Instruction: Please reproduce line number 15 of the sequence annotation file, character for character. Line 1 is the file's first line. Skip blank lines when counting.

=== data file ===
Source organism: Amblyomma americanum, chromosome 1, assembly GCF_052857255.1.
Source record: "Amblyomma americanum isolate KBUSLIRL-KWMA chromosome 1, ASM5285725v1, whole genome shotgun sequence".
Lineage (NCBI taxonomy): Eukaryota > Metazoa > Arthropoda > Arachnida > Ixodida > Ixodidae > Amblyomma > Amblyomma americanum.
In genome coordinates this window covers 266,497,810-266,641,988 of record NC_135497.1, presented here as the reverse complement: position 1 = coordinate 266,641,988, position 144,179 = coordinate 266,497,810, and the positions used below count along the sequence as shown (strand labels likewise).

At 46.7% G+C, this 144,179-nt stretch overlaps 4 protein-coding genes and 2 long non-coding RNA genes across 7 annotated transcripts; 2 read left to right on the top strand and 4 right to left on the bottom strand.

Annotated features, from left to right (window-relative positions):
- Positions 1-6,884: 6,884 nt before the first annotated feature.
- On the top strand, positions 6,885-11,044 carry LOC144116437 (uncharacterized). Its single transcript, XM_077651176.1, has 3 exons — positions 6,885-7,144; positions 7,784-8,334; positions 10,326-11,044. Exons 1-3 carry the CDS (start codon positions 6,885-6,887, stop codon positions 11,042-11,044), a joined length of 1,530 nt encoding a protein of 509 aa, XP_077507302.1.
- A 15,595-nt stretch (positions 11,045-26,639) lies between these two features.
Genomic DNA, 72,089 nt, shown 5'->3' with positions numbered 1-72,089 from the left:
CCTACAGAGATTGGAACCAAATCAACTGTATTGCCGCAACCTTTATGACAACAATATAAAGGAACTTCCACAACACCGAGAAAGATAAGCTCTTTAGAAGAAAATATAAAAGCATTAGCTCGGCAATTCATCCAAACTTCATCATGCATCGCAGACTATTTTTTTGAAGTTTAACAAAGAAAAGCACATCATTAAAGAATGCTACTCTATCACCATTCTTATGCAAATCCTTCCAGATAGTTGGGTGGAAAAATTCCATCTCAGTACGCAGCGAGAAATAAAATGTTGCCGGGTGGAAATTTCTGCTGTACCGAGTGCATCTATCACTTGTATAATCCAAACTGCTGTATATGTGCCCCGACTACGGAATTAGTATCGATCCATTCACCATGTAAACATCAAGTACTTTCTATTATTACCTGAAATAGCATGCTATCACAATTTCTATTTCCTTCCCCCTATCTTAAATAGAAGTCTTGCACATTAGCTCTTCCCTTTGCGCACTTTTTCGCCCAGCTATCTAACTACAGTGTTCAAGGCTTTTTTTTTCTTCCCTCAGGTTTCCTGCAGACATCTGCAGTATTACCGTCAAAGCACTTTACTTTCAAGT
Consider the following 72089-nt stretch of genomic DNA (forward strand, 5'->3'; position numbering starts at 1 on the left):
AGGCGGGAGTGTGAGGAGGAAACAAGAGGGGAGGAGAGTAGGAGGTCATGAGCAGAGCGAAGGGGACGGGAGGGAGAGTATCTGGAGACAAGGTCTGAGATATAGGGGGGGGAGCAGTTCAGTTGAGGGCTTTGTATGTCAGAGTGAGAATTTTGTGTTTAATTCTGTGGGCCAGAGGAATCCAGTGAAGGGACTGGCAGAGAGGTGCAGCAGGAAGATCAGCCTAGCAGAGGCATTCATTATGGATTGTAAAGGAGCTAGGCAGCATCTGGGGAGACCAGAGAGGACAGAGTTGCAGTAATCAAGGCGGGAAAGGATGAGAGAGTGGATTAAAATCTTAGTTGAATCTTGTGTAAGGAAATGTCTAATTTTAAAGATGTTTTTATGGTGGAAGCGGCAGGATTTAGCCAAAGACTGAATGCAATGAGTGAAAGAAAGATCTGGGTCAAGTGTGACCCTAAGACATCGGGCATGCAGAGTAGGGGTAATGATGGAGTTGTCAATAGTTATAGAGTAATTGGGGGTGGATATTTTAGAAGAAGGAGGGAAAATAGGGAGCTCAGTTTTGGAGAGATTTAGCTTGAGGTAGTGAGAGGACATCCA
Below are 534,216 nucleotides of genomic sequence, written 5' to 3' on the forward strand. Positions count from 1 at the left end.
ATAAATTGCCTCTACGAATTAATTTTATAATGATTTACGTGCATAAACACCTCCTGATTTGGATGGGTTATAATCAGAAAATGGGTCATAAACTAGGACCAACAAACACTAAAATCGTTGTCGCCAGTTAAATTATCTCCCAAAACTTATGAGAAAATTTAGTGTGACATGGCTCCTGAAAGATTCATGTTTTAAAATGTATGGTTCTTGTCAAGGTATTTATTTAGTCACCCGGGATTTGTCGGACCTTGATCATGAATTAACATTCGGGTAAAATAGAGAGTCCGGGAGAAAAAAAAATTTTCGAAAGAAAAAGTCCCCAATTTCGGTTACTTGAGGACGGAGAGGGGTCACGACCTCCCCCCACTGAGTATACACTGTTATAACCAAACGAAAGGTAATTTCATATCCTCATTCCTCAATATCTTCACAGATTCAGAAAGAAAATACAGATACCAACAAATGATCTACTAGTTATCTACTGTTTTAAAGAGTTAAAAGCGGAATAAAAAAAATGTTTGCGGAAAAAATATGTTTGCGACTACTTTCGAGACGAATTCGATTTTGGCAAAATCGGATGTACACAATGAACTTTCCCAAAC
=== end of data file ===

ATAAATTGCCTCTACGAATTAATTTTATAATGATTTACGTGCATAAACACCTCCTGATTTGGATGGGTTATAATCAGAAAATGGGTCATAAACTAGGACCAACAAACACTAAAATCGTTGTCGCCAGTTAAATTATCTCCCAAAACTTATGAGAAAATTTAGTGTGACATGGCTCCTGAAAGATTCATGTTTTAAAATGTATGGTTCTTGTCAAGGTATTTATTTAGTCACCCGGGATTTGTCGGACCTTGATCATGAATTAACATTCGGGTAAAATAGAGAGTCCGGGAGAAAAAAAAATTTTCGAAAGAAAAAGTCCCCAATTTCGGTTACTTGAGGACGGAGAGGGGTCACGACCTCCCCCCACTGAGTATACACTGTTATAACCAAACGAAAGGTAATTTCATATCCTCATTCCTCAATATCTTCACAGATTCAGAAAGAAAATACAGATACCAACAAATGATCTACTAGTTATCTACTGTTTTAAAGAGTTAAAAGCGGAATAAAAAAAATGTTTGCGGAAAAAATATGTTTGCGACTACTTTCGAGACGAATTCGATTTTGGCAAAATCGGATGTACACAATGAACTTTCCCAAAC